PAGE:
"Toughing Out" an Illness Can Result in Lost VA Benefits

“Toughing Out” an Illness Can Result in Lost VA Benefits

“Toughing Out” an Illness Can Result in Lost VA Benefits

Are you concerned about lost VA Benefits? In October 2022, the Supreme Court will consider an obscure rule that, in many cases, sharply limits VA back pay in disability cases.

The case is Arellano v. McDonough and involves a veteran diagnosed with PTSD in 1981 but did not apply for VA disability benefits until 2011. A VA regulation says a veteran can only get back pay for the time of service if they apply for benefits within one year of being discharged. The VA used this legal provision to deny Mr. Arellano back pay.

Because of this loophole, some disabled Veterans face a jarring catch-22. The disabilities that qualify them for benefits also prevent them from realizing they are entitled to government assistance and successfully navigating the burdensome application process within the one-year deadline for retroactive benefits.

The Supreme Court And Lost VA Benefits

The Supreme Court will answer three questions:

  1. Whether the rebuttable presumption that plaintiffs can bring a lawsuit against the government, even after the expiration of the statute of limitations under certain circumstances applies to the one-year statutory deadline in VA regulations (38 USC § 5110(b)(1) for seeking retroactive benefits, and
  1. If the presumption applies, whether the government has successfully disputed the view that the deadline can be flexible by showing Congress did not intend to allow for any flexibility, and
  1. If the government has not rebutted the presumption, whether this case should be sent back to the VA so it can consider whether Arellano’s particular circumstances justify an extension of the deadline.

Veterans can expect a decision about lost VA benefits sometime early next year.

Disability Benefits

Disability benefits for service-connected conditions like PTSD include monthly cash payments and free VA medical care. By definition, disabled veterans cannot work or at least cannot work full-time. Therefore, substantial monthly cash — about $3,000 a month for a 100% disability — is available. However, the VA rates disability on a scale between 0% and 100%, so compensation levels vary.

Usually, full benefits are enough to lift the veteran, and any dependents, out of poverty. Partial benefits make it much easier to pay monthly bills and enjoy a better quality of life. VA medical care benefits may be even more life-changing than the monthly stipend.

Many large VA hospitals are among the best medical facilities in the world. Furthermore, almost every large or medium-sized community in America has at least one or two satellite medical facilities, like clinics and day surgery centers.

Legal Representation For Veterans

Veterans without legal representation have had an increasingly challenging time obtaining these benefits. By law, veterans cannot have a lawyer represent them at the initial stage of the claims process. They may not know what their rights or responsibilities are regarding filing an appeal for denied claims.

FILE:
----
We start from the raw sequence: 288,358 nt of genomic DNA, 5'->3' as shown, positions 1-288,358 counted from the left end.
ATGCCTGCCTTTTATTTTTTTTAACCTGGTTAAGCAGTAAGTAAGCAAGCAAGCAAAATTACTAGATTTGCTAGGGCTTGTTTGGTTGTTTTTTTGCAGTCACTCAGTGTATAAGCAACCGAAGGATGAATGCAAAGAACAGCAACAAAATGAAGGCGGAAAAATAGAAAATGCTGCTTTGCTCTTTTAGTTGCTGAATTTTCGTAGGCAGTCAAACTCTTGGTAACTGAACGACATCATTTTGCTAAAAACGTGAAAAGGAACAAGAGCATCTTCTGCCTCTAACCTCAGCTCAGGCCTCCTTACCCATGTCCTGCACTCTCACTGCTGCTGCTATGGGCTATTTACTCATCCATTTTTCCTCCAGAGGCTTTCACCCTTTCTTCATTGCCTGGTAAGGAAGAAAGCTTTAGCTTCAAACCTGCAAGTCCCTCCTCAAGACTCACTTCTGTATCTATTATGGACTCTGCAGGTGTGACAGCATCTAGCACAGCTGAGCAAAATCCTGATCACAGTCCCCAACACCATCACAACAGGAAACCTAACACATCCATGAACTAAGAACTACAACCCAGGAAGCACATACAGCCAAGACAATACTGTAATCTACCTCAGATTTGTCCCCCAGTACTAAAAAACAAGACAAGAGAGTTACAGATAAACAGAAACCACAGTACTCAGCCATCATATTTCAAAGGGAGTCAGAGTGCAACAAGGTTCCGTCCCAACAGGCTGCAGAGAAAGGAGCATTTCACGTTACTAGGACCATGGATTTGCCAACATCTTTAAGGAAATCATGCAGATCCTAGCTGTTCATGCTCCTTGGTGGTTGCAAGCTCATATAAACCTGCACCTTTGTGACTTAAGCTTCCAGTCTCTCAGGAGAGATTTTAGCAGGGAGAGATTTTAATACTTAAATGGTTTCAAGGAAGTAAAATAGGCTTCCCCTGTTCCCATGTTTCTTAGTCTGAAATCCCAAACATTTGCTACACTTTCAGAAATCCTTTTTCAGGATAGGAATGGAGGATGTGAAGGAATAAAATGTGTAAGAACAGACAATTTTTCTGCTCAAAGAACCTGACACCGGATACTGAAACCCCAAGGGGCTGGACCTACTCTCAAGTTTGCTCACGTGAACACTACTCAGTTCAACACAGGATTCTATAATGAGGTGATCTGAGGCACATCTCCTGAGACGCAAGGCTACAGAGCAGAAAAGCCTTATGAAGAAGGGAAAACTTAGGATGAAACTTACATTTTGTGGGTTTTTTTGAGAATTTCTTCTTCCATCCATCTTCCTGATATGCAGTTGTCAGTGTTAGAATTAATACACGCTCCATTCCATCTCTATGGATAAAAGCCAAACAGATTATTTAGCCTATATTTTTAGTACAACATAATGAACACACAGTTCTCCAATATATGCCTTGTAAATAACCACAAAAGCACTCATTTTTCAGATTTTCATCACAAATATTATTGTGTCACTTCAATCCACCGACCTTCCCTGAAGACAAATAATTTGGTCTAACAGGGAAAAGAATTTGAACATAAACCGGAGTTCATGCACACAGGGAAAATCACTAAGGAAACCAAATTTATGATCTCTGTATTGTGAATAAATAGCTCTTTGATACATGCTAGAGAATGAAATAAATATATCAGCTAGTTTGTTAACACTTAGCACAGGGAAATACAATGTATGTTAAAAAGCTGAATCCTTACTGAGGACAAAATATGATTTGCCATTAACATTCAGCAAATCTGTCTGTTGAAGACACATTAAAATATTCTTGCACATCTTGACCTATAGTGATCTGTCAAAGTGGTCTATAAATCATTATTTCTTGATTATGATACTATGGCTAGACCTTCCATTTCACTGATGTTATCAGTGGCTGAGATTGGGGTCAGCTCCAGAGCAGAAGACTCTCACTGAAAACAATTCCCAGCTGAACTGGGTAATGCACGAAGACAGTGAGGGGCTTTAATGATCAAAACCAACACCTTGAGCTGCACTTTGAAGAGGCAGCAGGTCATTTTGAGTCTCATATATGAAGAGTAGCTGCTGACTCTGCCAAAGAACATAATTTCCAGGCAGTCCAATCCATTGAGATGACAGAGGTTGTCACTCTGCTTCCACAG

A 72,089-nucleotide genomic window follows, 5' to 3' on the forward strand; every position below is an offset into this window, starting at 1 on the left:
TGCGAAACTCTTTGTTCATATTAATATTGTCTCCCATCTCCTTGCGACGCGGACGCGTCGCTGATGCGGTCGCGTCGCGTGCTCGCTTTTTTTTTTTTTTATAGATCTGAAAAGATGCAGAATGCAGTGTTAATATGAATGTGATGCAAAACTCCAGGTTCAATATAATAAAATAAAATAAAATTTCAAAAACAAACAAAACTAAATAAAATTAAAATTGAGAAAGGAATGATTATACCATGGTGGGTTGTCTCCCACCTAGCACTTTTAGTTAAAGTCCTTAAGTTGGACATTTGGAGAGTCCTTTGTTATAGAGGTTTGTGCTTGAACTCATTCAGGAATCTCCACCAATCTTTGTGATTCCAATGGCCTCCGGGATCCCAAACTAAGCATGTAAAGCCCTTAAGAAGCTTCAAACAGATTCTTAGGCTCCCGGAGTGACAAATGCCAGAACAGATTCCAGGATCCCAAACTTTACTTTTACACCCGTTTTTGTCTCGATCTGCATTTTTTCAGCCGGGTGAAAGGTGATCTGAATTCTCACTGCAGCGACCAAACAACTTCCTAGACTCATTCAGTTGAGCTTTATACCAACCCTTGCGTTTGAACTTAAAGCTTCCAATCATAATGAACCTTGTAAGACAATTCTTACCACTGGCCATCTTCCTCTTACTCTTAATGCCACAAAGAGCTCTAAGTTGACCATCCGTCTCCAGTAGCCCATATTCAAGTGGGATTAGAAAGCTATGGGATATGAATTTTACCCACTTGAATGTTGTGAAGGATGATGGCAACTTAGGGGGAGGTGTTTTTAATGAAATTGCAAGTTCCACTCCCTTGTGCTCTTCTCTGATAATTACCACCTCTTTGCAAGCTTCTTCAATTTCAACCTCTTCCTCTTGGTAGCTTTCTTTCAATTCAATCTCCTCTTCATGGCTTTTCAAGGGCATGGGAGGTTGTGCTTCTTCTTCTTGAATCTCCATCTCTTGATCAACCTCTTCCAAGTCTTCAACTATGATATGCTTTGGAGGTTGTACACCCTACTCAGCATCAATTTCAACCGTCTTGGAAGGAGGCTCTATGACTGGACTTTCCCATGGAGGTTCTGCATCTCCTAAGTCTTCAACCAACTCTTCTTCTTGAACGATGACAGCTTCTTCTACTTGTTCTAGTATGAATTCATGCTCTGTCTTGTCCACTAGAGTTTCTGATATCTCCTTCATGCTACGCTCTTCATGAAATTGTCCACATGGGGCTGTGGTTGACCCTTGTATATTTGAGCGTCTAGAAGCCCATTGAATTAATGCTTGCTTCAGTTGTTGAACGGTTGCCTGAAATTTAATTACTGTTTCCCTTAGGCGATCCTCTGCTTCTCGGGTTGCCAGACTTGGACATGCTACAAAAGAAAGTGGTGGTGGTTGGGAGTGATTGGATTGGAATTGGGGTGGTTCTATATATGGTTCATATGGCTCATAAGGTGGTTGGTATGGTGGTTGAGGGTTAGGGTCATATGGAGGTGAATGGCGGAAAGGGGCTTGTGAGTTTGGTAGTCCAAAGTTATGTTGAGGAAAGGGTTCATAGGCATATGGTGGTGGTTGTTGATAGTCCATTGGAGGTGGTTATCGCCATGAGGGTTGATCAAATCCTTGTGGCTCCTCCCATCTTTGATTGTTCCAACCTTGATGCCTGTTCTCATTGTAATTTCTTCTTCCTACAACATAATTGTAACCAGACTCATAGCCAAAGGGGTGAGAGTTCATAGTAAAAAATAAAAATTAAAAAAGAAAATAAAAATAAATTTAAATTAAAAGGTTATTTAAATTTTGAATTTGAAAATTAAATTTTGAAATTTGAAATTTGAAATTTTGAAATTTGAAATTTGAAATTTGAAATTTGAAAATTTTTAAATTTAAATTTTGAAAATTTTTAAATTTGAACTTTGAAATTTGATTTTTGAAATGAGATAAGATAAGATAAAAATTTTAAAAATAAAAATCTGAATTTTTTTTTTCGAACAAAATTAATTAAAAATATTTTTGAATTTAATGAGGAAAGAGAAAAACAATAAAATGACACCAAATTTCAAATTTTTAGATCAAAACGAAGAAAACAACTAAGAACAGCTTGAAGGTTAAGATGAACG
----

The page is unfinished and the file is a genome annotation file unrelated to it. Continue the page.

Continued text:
However, once a claim is denied, a VA disability attorney can make all the difference in the outcome. As the above story demonstrates, a good VA disability lawyer will go to the Supreme Court if that is what it takes.

A phrase like “hiring a lawyer” is misleading, at least in VA disability cases. Most attorneys do not charge upfront legal fees in these matters or any fees at all from the veteran. VA disability lawyers who are successful in part or all of a claim can apply to the government to have their fees paid under the Equal Access to Justice Act (EAJA).

Applying for retroactive benefits is a different process. Sometimes lawyers take contingency fees in that situation. That means they only receive a percentage of the eventual winnings; if they lose, they get nothing. VA disability lawyers must balance making a living with avoiding taking any money out of pocket from a veteran.

Disability Rating System

When Veterans file disability claims, the VA usually schedules a Compensation and Pension (C&P) medical examination. A VA doctor runs medical tests — usually range-of-motion and cognitive ability-type tests — that determine symptoms and assigns a disability rating.

C&P examinations often have some issues. Several years ago, the VA switched to mostly contract physicians. These doctors may not have much expertise, particularly in a specific area.

A VA disability attorney may order an independent medical examination from a doctor who can spend more time with the veteran and use specialized expertise to make a diagnosis. Attorneys may also partner with vocational experts to determine what kind of impact the veteran’s

disability has on their employment. Obtaining this kind of evidence is one way a VA disability lawyer makes a huge difference in the outcome of an appeal.

Reach Out to Compassionate Attorneys

An attorney is a valuable partner in all phases of a disability claim. For a free consultation with an experienced Veterans disability lawyer, contact Cameron Firm, PC at 800-861-7262 or fill out the contact box on our website. We are here to represent Veterans nationwide.

This article is for educational and marketing purposes only. It does not create an attorney-client relationship.